Regulating Private Health Insurance in France: New Challenges for Employer-Based Complementary Health Insurance
In France, people obtain basic health insurance coverage through a public health insurance system. Although public coverage is comprehensive, substantial co-payments and deductibles are more and more required and individuals become increasingly dependant on private complementary health insurance, to be better reimbursed. In the context of strengthened constraints to control public health spending, the market for complementary cover is indeed likely to develop. This expansion has several implications for the regulation of private health insurance. Starting in the early 2000s, public policies have emphasized tools that directly motivate employers to provide group-insurance schemes. These include subsidies to employers for offering complulsory, supplementary coverage, and mandating social partners to negociate the implementation of health coverage in every compagny, whatever its size or activity. Such changes tend, to some extent, to "re-couple" health insurance with companies. This paper explores the implications of this experience for France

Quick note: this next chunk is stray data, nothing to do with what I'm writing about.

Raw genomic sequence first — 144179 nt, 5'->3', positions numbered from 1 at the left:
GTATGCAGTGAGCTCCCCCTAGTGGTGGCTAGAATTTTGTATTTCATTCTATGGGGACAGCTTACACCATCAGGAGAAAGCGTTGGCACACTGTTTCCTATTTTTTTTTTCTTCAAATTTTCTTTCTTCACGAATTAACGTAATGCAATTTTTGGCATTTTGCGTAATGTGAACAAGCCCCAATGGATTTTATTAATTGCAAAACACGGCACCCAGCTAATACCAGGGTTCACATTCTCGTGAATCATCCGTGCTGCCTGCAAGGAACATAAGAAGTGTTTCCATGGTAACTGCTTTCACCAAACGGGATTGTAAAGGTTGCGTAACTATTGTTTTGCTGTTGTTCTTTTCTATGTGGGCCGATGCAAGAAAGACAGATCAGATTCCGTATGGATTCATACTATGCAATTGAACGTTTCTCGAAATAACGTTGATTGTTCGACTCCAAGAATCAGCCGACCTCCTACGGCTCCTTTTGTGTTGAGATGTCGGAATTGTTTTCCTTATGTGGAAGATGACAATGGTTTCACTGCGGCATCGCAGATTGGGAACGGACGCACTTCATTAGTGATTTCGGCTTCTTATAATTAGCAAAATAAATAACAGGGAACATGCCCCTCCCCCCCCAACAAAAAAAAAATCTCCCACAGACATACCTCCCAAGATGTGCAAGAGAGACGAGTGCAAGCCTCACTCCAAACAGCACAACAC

|Date of creation:||Sep 2009|
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